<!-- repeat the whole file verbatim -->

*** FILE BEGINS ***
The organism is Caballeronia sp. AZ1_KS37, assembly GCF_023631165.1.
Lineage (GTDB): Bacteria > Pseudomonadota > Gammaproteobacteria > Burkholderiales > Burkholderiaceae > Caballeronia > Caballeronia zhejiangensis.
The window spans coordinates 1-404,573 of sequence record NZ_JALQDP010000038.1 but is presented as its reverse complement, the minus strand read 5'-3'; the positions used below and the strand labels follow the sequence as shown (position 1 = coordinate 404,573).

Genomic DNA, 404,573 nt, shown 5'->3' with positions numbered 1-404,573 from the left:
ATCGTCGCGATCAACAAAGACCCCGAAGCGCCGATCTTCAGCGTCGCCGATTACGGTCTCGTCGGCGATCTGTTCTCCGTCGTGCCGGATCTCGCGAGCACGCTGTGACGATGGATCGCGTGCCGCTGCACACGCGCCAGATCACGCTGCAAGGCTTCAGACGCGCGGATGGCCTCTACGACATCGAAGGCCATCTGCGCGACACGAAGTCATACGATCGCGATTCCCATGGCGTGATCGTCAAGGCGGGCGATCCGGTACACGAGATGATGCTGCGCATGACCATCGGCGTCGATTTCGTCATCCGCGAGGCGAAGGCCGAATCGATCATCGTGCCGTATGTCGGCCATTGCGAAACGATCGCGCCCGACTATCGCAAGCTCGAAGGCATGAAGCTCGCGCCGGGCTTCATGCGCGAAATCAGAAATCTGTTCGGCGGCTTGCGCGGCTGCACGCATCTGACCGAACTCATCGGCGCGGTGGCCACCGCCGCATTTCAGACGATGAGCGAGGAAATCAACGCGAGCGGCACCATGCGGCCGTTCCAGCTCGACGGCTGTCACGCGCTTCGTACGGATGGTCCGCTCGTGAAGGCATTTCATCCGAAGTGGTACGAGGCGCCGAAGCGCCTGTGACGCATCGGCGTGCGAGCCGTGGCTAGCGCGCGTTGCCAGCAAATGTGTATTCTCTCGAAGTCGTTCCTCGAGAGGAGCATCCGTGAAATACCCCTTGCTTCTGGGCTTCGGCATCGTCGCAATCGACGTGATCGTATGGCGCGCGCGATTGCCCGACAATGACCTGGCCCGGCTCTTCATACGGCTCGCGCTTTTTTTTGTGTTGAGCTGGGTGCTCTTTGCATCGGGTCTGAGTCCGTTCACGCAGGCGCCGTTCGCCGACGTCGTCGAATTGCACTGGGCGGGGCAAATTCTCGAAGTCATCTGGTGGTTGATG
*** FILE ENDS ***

The organism is Caballeronia sp. AZ1_KS37, assembly GCF_023631165.1.
Lineage (GTDB): Bacteria > Pseudomonadota > Gammaproteobacteria > Burkholderiales > Burkholderiaceae > Caballeronia > Caballeronia zhejiangensis.
The window spans coordinates 1-404,573 of sequence record NZ_JALQDP010000038.1 but is presented as its reverse complement, the minus strand read 5'-3'; the positions used below and the strand labels follow the sequence as shown (position 1 = coordinate 404,573).

Genomic DNA, 404,573 nt, shown 5'->3' with positions numbered 1-404,573 from the left:
ATCGTCGCGATCAACAAAGACCCCGAAGCGCCGATCTTCAGCGTCGCCGATTACGGTCTCGTCGGCGATCTGTTCTCCGTCGTGCCGGATCTCGCGAGCACGCTGTGACGATGGATCGCGTGCCGCTGCACACGCGCCAGATCACGCTGCAAGGCTTCAGACGCGCGGATGGCCTCTACGACATCGAAGGCCATCTGCGCGACACGAAGTCATACGATCGCGATTCCCATGGCGTGATCGTCAAGGCGGGCGATCCGGTACACGAGATGATGCTGCGCATGACCATCGGCGTCGATTTCGTCATCCGCGAGGCGAAGGCCGAATCGATCATCGTGCCGTATGTCGGCCATTGCGAAACGATCGCGCCCGACTATCGCAAGCTCGAAGGCATGAAGCTCGCGCCGGGCTTCATGCGCGAAATCAGAAATCTGTTCGGCGGCTTGCGCGGCTGCACGCATCTGACCGAACTCATCGGCGCGGTGGCCACCGCCGCATTTCAGACGATGAGCGAGGAAATCAACGCGAGCGGCACCATGCGGCCGTTCCAGCTCGACGGCTGTCACGCGCTTCGTACGGATGGTCCGCTCGTGAAGGCATTTCATCCGAAGTGGTACGAGGCGCCGAAGCGCCTGTGACGCATCGGCGTGCGAGCCGTGGCTAGCGCGCGTTGCCAGCAAATGTGTATTCTCTCGAAGTCGTTCCTCGAGAGGAGCATCCGTGAAATACCCCTTGCTTCTGGGCTTCGGCATCGTCGCAATCGACGTGATCGTATGGCGCGCGCGATTGCCCGACAATGACCTGGCCCGGCTCTTCATACGGCTCGCGCTTTTTTTTGTGTTGAGCTGGGTGCTCTTTGCATCGGGTCTGAGTCCGTTCACGCAGGCGCCGTTCGCCGACGTCGTCGAATTGCACTGGGCGGGGCAAATTCTCGAAGTCATCTGGTGGTTGATG